Reading 42 GPE Currency Hedged Benchmark

Vol 6, Page 237 last paragraph states that a client could assign to an asset manager a benchmark that is fully hedged against currency risk if client decides to delegate currency management to a separate overlay manager.

If the asset manager then retains exposure to curency risk (because that risk is managed separately by another manager), wouldnt the asset manager’s appropriate benchmark be one that is not currency hedged i.e. contrary to what is stated above?


The overlay manager’s job is to provide the appropriate currency hedge and he will be evaluated towards that purpose.

For the asset manager - he would not worry about the currency part of the portfolio. Assuming the hedge works fine (which is not what he is evaluated against) the fully hedged benchmark should be the right one to use.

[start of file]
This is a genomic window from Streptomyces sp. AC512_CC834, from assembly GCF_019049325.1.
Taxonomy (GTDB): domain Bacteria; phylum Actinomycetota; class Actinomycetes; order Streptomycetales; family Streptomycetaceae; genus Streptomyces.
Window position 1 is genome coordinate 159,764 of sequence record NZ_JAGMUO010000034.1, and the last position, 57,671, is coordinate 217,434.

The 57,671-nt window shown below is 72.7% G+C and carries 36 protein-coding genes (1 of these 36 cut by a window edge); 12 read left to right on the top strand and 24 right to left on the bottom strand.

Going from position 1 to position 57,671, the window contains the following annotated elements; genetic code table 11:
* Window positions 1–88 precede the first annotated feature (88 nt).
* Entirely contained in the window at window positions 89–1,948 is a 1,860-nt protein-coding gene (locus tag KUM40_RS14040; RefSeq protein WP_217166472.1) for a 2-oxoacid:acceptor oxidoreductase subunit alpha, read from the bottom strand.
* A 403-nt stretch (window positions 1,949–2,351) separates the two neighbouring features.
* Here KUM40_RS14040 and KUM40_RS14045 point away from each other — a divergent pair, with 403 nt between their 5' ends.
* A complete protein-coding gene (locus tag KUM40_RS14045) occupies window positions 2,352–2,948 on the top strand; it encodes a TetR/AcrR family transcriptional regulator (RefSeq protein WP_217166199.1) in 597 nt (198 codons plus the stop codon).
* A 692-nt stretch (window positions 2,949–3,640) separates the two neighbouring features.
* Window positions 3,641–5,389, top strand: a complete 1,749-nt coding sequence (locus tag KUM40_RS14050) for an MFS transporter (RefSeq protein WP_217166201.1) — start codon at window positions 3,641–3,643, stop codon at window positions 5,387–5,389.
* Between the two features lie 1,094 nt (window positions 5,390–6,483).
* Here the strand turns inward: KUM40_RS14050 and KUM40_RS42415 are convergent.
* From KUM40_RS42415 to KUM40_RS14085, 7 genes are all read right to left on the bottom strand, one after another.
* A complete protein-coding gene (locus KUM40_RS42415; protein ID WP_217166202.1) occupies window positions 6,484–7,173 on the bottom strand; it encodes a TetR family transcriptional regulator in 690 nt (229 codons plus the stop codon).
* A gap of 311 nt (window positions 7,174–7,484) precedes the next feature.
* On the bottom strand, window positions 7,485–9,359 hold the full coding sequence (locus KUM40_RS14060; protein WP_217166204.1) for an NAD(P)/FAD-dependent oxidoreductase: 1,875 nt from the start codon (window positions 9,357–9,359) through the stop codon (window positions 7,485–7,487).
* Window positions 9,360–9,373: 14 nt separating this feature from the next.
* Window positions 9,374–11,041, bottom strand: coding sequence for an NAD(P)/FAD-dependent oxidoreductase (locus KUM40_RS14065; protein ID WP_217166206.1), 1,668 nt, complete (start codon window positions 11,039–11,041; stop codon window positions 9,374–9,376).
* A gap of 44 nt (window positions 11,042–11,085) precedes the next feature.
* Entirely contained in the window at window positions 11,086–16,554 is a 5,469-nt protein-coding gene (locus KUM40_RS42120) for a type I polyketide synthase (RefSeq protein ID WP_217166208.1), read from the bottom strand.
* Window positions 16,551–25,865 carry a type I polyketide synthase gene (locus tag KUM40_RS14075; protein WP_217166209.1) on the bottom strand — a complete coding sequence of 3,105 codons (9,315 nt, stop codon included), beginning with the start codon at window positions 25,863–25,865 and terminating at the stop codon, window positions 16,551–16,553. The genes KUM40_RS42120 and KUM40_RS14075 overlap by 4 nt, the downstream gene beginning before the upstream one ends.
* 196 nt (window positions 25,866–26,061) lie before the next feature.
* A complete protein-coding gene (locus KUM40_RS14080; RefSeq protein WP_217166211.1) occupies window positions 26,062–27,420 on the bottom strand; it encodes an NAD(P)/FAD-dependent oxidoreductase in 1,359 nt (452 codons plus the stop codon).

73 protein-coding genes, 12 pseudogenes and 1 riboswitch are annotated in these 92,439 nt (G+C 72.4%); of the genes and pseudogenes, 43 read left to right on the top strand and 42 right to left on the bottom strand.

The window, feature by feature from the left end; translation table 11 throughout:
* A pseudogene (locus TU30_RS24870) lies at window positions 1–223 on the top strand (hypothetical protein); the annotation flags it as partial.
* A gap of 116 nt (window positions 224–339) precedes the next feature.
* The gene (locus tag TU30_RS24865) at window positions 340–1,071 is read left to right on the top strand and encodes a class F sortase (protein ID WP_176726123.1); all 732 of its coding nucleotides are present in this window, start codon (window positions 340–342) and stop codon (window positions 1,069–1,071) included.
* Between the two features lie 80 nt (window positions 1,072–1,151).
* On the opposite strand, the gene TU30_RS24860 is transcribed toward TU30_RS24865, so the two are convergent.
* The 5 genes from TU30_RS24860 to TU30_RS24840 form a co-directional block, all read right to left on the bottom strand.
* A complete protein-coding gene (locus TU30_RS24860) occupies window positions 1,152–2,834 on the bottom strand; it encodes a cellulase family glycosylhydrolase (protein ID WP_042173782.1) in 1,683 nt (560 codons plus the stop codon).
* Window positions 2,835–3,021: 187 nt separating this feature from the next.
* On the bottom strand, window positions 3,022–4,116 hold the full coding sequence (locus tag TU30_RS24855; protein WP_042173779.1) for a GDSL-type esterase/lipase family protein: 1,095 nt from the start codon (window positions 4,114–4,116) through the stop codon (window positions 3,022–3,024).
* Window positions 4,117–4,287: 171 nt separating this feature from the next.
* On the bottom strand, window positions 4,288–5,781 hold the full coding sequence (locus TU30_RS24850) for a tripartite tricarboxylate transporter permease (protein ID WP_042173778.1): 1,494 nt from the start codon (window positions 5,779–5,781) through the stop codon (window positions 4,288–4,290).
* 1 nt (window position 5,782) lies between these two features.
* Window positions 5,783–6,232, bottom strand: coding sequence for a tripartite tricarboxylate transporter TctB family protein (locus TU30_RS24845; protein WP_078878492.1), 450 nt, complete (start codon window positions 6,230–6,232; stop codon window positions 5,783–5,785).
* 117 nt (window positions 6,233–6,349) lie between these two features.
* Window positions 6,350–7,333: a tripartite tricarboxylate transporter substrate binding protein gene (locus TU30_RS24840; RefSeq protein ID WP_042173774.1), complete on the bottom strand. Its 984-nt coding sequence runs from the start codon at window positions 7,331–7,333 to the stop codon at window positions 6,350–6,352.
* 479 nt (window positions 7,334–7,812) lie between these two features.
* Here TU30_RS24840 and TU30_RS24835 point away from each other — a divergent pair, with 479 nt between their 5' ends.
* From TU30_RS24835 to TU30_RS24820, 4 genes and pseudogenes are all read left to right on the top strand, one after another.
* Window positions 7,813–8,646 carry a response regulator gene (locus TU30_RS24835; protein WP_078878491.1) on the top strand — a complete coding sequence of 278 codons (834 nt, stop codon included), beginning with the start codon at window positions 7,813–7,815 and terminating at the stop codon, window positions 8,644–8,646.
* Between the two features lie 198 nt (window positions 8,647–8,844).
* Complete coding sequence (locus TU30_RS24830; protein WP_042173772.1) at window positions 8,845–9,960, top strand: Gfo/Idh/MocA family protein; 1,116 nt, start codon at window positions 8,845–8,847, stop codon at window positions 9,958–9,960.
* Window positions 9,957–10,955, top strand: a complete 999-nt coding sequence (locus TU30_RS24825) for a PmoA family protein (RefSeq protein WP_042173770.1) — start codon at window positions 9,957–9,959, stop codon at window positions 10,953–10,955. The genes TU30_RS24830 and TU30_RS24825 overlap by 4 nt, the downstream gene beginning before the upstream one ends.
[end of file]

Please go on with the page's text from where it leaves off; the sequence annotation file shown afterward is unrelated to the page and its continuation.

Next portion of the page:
thank you cpk.

however, it appears to be an inconsistent comparison : asset manager’s performance (unhedged) vs benchmark (hedged). sure, one could “plug in” a perfect currency hedge component into the manager’s unhedged returns, however that seems to be a convoluted way of doing things as opposed to simply comparing against an unhedged benchmark for the sake of consistency.

From what is written over there - it seems to be a client’s choice.

They either do not like currency risk (so no hedging), assign the task to a currency overlay manager and benchmark against fully hedged benchmark, or use a arbitrary hedge ratio between 0 and 1.

Even with a fully hedged benchmark - the currency dimension should NOT BE IGNORED - since the impact is quite big.

I thought that it was up to the investment management firm to decide the best route , separate manager for overlay , or operate currency hedge within the strategy . The appropriate benchmark presented to the customer would still be the fully hedged , because that is a minimum expected performance to the client